Magic. That’s what it must be. I really have no other explanation for it. Clearly, I have two tiny magicians who can spend less than three waking hours in our house each day during the week and yet still find a way to destroy it.
I just don’t understand it. Before one mess could even possibly be cleaned up, there are already three more messes made. It’s like they are bending time — 1.2 seconds to make a mess and 12 minutes to clean up said mess.
Just during the course of making dinner, at least four activities are attempted. Let’s play with our dolls, we should color, I found some slime, want to build an obstacle course? And, boom. My living room floor quickly becomes a hazardous tripping area complete with half-drawn pictures, doll clothes galore, and — what is that in my carpet?!
It is amazing to me how dinner time can still be such a mess. Even if they are pretty good about picking up their plate when they are finished (most of the time — ok, ok, with reminders), that doesn’t include the noodles that missed their mouth that are now lining their eating space as well as my dining room floor.
What’s worse is Reagan’s love for making concoctions. If this girl isn’t some sort of scientist when she grows up, I will be surprised. Every part of the meal needs to be mixed together; broccoli dipped in hummus mixed with grapes dipped in ketchup — with a little bit of water to “activate it.”
And regardless if the day is almost over, these little divas think that they need to change outfits constantly. With them, it is not just picking out the top item that is folded in their drawers. Oh no, they must pull out seven shirts, four pairs of pants and three skirts.
Options, they need options.
Order, Mama needs order.
Or at least not doing the same thing over and over. I mean, how many times can I refold a shirt before I just say screw it and throw it in the laundry? Out of sight, out of mind, right?
I cannot begin to tell you how many board games, puzzles and multi-piece toys that I have thrown away over these last few years due to missing pieces. Not that you can tell at all as I haven’t seen the actual floor in the toy room in weeks.
And I’m not sure that I even want to discuss the bathroom. Never is the hand towel hanging up. Like it is an unwritten rule that you must dry your hands and then place in on the counter, or the floor, or heck, I have even found it in the bathroom trash (yes, that went to the laundry immediately).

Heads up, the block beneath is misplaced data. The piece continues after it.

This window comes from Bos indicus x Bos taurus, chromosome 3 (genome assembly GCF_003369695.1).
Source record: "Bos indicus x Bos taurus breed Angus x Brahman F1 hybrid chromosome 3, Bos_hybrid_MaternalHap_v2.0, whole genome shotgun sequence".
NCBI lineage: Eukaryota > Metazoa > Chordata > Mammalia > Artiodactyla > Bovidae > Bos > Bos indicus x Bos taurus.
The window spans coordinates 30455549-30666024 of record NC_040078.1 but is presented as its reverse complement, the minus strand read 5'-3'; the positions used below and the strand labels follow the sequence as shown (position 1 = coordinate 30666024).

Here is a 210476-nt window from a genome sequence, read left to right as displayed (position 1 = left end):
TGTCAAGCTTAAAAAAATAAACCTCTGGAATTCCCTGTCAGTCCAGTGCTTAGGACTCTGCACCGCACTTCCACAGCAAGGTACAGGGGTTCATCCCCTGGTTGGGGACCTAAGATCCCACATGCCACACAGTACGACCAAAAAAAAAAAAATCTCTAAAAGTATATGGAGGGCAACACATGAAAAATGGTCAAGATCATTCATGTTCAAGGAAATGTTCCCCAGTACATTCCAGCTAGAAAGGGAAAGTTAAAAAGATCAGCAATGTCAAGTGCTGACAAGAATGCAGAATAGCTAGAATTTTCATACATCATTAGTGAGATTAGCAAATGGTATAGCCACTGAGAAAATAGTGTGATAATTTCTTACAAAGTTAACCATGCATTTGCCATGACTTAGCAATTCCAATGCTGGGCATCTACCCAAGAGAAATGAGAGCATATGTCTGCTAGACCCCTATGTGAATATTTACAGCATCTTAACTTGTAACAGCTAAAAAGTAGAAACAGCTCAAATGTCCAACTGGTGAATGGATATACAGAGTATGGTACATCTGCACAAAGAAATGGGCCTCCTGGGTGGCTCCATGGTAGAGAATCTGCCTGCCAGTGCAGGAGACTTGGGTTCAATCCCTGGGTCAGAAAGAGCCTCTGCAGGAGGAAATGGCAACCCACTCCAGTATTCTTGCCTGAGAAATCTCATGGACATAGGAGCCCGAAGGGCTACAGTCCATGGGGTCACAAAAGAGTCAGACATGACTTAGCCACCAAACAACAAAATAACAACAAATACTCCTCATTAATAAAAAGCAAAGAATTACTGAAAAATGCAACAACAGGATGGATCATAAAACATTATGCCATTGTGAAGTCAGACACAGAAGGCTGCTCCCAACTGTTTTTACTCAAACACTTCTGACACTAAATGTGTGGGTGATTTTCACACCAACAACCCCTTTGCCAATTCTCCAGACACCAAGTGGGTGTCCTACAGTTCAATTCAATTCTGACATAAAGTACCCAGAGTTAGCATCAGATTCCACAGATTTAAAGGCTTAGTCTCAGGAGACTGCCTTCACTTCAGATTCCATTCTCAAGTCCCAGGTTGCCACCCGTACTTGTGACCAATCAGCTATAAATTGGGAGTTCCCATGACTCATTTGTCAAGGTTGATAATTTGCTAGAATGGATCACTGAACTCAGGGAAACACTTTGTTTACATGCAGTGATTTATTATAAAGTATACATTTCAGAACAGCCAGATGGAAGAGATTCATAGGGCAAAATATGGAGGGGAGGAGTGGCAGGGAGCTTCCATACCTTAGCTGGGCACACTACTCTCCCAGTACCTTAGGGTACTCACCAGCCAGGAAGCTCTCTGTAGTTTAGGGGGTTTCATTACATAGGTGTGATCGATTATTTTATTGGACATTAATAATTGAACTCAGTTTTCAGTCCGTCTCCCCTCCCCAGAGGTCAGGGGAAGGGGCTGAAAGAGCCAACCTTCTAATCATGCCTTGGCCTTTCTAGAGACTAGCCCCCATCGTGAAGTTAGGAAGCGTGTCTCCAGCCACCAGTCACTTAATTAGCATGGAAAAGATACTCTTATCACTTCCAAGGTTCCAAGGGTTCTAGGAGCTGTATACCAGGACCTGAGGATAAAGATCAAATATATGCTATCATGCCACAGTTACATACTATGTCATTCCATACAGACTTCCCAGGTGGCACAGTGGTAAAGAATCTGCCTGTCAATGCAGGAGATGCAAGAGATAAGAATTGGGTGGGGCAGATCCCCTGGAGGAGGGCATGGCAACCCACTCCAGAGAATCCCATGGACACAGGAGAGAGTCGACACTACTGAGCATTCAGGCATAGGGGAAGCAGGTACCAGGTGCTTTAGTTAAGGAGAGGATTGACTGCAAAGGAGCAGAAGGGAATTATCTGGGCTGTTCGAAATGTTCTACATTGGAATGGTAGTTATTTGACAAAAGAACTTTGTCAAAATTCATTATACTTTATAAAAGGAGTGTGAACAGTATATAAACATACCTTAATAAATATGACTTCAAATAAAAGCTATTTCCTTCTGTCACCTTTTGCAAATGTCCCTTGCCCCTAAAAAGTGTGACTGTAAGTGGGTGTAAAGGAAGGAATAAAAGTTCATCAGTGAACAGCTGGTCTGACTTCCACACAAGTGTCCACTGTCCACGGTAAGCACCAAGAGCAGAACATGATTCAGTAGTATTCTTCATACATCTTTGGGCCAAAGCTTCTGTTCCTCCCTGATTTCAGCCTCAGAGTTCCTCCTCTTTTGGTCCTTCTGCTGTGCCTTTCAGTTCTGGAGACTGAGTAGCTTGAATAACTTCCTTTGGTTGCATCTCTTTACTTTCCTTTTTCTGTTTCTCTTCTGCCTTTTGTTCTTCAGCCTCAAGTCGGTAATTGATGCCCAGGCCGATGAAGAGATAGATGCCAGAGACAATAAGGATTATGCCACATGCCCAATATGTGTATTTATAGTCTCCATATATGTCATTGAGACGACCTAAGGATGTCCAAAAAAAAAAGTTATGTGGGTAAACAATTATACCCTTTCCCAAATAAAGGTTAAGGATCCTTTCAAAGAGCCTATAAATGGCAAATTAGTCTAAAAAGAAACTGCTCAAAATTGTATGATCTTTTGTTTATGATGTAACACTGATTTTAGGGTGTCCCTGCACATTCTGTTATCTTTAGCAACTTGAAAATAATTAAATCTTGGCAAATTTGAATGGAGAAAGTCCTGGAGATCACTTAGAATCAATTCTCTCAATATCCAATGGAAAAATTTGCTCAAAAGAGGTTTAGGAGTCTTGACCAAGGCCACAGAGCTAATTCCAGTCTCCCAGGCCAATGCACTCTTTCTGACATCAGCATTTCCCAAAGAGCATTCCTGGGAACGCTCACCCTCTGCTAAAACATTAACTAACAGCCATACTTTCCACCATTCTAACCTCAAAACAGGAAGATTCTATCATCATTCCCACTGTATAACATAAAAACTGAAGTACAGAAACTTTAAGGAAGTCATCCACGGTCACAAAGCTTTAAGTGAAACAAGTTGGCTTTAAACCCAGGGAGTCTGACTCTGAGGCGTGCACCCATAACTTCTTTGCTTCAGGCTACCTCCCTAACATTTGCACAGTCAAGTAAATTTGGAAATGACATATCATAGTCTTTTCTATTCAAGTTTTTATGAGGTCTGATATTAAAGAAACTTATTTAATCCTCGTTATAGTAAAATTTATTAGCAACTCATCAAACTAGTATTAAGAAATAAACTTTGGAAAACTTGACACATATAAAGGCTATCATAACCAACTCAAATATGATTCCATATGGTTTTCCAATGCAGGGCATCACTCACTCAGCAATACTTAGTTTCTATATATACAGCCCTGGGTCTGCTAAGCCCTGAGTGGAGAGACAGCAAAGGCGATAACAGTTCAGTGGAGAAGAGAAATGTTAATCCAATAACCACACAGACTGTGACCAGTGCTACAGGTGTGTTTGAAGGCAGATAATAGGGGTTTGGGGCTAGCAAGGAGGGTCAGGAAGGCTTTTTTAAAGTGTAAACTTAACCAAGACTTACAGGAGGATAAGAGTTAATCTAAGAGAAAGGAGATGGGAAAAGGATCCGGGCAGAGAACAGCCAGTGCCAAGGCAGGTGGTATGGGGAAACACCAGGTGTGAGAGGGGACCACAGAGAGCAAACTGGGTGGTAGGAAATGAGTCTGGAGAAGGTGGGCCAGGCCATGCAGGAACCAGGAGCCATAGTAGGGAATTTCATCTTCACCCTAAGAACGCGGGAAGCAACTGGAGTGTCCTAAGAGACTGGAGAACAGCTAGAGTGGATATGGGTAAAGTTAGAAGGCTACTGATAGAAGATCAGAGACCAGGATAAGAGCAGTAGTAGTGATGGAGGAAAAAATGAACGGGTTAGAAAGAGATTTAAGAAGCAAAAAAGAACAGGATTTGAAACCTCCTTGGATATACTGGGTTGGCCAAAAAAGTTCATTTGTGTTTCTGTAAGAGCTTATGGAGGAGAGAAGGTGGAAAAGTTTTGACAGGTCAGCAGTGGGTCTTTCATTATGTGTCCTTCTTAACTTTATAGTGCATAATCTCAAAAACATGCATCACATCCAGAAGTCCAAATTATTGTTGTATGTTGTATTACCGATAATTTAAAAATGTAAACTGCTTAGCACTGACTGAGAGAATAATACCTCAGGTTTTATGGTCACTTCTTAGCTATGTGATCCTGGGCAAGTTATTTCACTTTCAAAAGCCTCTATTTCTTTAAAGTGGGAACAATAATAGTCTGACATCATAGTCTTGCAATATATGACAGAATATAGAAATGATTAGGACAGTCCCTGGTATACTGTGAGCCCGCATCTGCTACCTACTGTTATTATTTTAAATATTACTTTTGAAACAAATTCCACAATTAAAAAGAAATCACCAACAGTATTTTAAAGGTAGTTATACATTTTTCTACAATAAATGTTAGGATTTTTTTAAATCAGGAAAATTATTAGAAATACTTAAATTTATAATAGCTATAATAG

Toothpaste indefinitely tattoos the sink, bath toys have taken over the tub — which must have a hole in the side considering the amount of water all over my floor after they take a bath. Three towels to dry the floor, and two to dry them. Great, on our way to another load of laundry to add to the mound.
I bet I know what you are thinking. Hello, Sarah, this is your fault! You can make them clean up one activity before proceeding to the next, you can have them wash up their place after dinner, you can put a stop to their changing of clothes, toy room fiasco and bathroom antics.
And, you are right. I can. But, man … sometimes, I am just tired.
Less than three hours — that is all I get with them every evening. After working all day, the last thing I want to do is follow them around demanding orders.
I want to see the thought put into the outfit they pick out. Does it match? Why did they choose it? I want to watch Reagan’s imagination go wild as she explains why her next ingredient needs to be added to her creation. I want to start a coloring party and finish with a game of UNO with my feet tucked on the couch because the floor is lava.
Don’t get me wrong, we work on keeping order. But most of the time, the days go by so quickly that the chaos outweighs the mess. And it is funny how nonchalantly I have learned to put on blinders to it all.
At the end of the day, my babies are tucked into their nice warm beds — usually cluttered with this week’s favorite toys and maybe a couple stray outfits — and reminded that they are the most important part of my life.
Because faster and faster, time seems to magically slip by. And one day, soon enough, the mess will be gone. But so will my two messy magicians.
Sarah (Pitson) Shrader was born and raised in Lima. She is a Lima Central Catholic and Tiffin University graduate. Sarah is a full-time working mama who enjoys writing about her somewhat crazy, always adventurous life as a mother. She lives in Bath Township with her husband, Paul, and their daughters, her writing inspirations, Maylie and Reagan.